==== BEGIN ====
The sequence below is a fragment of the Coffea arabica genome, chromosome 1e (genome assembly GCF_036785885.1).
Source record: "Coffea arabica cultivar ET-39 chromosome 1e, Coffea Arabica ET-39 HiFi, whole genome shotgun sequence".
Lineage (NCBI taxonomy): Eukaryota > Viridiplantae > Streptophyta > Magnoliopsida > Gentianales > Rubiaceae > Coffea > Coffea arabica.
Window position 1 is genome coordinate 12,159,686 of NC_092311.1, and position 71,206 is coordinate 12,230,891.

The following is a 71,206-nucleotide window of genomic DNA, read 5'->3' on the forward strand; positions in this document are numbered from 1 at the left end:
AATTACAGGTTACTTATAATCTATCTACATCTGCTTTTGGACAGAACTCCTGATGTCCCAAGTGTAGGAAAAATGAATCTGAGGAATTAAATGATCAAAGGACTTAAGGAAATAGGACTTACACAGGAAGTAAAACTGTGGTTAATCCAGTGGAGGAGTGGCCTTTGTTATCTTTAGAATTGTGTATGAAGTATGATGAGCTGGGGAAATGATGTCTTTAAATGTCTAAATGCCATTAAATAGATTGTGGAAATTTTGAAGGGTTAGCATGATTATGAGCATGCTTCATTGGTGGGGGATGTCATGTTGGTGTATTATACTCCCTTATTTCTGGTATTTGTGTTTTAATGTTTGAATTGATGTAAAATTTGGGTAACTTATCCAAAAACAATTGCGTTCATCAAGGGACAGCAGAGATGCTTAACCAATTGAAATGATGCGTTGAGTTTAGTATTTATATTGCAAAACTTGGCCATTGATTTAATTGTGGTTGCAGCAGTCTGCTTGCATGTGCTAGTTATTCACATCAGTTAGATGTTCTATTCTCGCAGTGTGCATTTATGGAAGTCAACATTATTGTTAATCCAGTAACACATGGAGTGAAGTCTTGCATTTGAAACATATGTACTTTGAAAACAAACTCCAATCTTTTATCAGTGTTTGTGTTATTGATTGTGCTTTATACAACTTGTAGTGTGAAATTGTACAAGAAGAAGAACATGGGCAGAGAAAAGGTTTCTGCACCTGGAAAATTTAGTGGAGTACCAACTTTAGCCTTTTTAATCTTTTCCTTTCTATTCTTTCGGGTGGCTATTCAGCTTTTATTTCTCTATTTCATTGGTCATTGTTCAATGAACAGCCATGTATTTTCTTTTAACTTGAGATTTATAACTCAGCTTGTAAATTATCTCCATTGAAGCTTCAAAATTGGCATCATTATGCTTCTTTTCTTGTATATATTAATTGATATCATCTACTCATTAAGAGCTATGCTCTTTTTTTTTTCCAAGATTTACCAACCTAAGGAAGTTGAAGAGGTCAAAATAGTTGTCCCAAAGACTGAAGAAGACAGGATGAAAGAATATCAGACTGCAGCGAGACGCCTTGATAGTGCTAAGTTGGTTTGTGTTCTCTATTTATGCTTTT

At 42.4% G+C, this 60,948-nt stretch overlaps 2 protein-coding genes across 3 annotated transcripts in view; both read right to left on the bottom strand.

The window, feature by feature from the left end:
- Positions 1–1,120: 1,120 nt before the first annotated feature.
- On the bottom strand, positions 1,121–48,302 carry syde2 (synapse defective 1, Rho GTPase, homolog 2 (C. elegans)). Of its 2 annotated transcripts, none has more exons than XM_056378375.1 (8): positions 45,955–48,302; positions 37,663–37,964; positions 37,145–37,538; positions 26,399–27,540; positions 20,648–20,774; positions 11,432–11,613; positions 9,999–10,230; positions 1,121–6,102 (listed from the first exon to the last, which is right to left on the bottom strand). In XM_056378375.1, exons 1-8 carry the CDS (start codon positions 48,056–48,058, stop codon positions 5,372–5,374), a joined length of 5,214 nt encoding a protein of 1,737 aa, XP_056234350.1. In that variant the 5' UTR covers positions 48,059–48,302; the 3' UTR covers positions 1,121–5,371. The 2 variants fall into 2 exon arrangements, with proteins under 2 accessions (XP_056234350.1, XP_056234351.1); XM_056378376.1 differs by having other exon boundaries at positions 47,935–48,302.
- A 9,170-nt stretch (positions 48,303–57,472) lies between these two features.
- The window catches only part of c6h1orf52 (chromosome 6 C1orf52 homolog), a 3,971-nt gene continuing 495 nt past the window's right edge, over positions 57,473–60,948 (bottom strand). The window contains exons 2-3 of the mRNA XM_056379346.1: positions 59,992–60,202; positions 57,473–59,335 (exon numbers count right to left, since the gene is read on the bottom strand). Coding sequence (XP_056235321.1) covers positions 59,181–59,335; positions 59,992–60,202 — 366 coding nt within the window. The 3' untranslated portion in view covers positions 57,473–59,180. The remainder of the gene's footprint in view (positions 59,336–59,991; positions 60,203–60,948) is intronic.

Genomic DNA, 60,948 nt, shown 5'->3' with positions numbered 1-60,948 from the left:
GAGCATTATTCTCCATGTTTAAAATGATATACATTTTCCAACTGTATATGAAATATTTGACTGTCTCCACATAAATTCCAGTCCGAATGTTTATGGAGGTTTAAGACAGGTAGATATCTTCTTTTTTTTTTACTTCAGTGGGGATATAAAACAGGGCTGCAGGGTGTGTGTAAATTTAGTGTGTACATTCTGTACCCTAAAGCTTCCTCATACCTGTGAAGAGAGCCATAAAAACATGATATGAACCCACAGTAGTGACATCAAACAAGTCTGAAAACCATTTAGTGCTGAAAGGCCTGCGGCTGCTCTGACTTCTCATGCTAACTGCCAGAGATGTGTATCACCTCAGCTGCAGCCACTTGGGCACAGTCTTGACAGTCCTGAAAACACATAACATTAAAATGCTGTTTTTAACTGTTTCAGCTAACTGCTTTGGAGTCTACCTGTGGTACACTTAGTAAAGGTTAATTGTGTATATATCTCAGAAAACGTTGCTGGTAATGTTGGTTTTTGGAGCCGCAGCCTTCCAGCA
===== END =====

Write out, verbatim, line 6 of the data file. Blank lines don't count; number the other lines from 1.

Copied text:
AATTACAGGTTACTTATAATCTATCTACATCTGCTTTTGGACAGAACTCCTGATGTCCCAAGTGTAGGAAAAATGAATCTGAGGAATTAAATGATCAAAGGACTTAAGGAAATAGGACTTACACAGGAAGTAAAACTGTGGTTAATCCAGTGGAGGAGTGGCCTTTGTTATCTTTAGAATTGTGTATGAAGTATGATGAGCTGGGGAAATGATGTCTTTAAATGTCTAAATGCCATTAAATAGATTGTGGAAATTTTGAAGGGTTAGCATGATTATGAGCATGCTTCATTGGTGGGGGATGTCATGTTGGTGTATTATACTCCCTTATTTCTGGTATTTGTGTTTTAATGTTTGAATTGATGTAAAATTTGGGTAACTTATCCAAAAACAATTGCGTTCATCAAGGGACAGCAGAGATGCTTAACCAATTGAAATGATGCGTTGAGTTTAGTATTTATATTGCAAAACTTGGCCATTGATTTAATTGTGGTTGCAGCAGTCTGCTTGCATGTGCTAGTTATTCACATCAGTTAGATGTTCTATTCTCGCAGTGTGCATTTATGGAAGTCAACATTATTGTTAATCCAGTAACACATGGAGTGAAGTCTTGCATTTGAAACATATGTACTTTGAAAACAAACTCCAATCTTTTATCAGTGTTTGTGTTATTGATTGTGCTTTATACAACTTGTAGTGTGAAATTGTACAAGAAGAAGAACATGGGCAGAGAAAAGGTTTCTGCACCTGGAAAATTTAGTGGAGTACCAACTTTAGCCTTTTTAATCTTTTCCTTTCTATTCTTTCGGGTGGCTATTCAGCTTTTATTTCTCTATTTCATTGGTCATTGTTCAATGAACAGCCATGTATTTTCTTTTAACTTGAGATTTATAACTCAGCTTGTAAATTATCTCCATTGAAGCTTCAAAATTGGCATCATTATGCTTCTTTTCTTGTATATATTAATTGATATCATCTACTCATTAAGAGCTATGCTCTTTTTTTTTTCCAAGATTTACCAACCTAAGGAAGTTGAAGAGGTCAAAATAGTTGTCCCAAAGACTGAAGAAGACAGGATGAAAGAATATCAGACTGCAGCGAGACGCCTTGATAGTGCTAAGTTGGTTTGTGTTCTCTATTTATGCTTTT